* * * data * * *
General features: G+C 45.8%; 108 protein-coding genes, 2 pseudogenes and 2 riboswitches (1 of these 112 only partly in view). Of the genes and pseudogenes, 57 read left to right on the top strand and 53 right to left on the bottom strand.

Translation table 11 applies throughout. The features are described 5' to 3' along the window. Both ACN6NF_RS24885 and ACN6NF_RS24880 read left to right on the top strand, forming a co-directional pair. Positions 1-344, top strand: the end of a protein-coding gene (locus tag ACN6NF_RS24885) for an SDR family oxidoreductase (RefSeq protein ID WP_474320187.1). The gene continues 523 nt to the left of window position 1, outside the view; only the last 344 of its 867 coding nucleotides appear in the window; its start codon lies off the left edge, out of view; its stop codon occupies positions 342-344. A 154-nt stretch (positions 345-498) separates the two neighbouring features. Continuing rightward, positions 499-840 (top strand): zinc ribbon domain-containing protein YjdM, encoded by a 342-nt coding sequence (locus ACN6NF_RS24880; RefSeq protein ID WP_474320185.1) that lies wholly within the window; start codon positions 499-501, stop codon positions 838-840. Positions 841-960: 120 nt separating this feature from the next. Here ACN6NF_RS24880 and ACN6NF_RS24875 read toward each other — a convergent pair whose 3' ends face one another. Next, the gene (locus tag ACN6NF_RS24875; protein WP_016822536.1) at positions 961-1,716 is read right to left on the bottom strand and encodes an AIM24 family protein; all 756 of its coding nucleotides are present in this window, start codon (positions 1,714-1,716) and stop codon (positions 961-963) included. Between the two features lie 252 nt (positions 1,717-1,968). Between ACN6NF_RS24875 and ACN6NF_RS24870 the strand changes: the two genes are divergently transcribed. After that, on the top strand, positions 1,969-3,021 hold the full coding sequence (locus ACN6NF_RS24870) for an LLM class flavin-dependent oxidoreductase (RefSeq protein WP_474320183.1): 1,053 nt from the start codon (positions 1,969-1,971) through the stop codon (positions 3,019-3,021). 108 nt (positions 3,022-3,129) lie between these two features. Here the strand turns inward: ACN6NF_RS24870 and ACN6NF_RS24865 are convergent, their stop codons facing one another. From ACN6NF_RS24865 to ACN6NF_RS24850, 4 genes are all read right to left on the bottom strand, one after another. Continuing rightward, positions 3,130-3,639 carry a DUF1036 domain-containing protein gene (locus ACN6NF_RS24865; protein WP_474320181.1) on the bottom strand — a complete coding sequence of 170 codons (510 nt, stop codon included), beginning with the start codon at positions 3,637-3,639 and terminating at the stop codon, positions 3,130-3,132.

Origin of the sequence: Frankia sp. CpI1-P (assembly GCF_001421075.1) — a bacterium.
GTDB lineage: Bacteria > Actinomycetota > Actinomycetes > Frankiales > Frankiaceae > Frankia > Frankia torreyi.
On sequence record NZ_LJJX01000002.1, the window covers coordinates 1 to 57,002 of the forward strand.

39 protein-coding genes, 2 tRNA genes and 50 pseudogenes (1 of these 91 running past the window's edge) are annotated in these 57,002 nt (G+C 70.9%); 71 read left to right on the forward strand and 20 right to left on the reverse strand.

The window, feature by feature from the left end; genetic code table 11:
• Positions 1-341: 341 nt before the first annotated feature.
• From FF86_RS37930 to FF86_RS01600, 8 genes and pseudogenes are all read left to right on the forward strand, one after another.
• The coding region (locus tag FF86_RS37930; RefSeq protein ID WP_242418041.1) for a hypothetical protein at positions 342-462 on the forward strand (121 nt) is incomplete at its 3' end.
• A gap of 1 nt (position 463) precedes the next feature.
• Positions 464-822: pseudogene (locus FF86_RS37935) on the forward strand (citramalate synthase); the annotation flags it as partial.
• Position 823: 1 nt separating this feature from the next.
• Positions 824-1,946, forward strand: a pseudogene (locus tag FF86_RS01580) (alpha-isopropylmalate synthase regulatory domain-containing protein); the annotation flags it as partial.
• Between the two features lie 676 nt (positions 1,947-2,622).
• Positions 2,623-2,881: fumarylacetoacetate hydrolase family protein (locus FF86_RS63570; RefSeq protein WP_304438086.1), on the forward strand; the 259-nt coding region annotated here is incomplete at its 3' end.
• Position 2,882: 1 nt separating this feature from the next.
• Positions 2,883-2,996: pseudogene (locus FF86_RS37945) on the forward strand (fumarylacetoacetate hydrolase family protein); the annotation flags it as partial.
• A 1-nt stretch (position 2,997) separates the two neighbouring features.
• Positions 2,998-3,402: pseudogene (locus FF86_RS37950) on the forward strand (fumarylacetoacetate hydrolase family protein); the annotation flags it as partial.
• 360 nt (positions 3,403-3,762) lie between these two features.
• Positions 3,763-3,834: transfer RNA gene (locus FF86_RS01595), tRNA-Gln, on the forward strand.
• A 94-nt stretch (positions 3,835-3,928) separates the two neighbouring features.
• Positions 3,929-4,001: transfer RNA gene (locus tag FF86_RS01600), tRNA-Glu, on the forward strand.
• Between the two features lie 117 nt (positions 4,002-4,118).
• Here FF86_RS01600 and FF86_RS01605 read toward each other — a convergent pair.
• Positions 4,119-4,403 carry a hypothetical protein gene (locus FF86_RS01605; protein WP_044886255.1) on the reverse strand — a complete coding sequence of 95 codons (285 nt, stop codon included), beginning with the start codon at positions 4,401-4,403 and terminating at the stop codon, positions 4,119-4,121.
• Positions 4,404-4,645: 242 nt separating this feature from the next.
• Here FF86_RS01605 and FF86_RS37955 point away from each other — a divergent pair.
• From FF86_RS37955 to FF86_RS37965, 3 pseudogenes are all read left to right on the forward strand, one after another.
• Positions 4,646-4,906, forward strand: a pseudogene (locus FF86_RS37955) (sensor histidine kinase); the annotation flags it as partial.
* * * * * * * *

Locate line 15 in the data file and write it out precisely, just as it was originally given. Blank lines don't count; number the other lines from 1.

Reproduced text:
• Between the two features lie 676 nt (positions 1,947-2,622).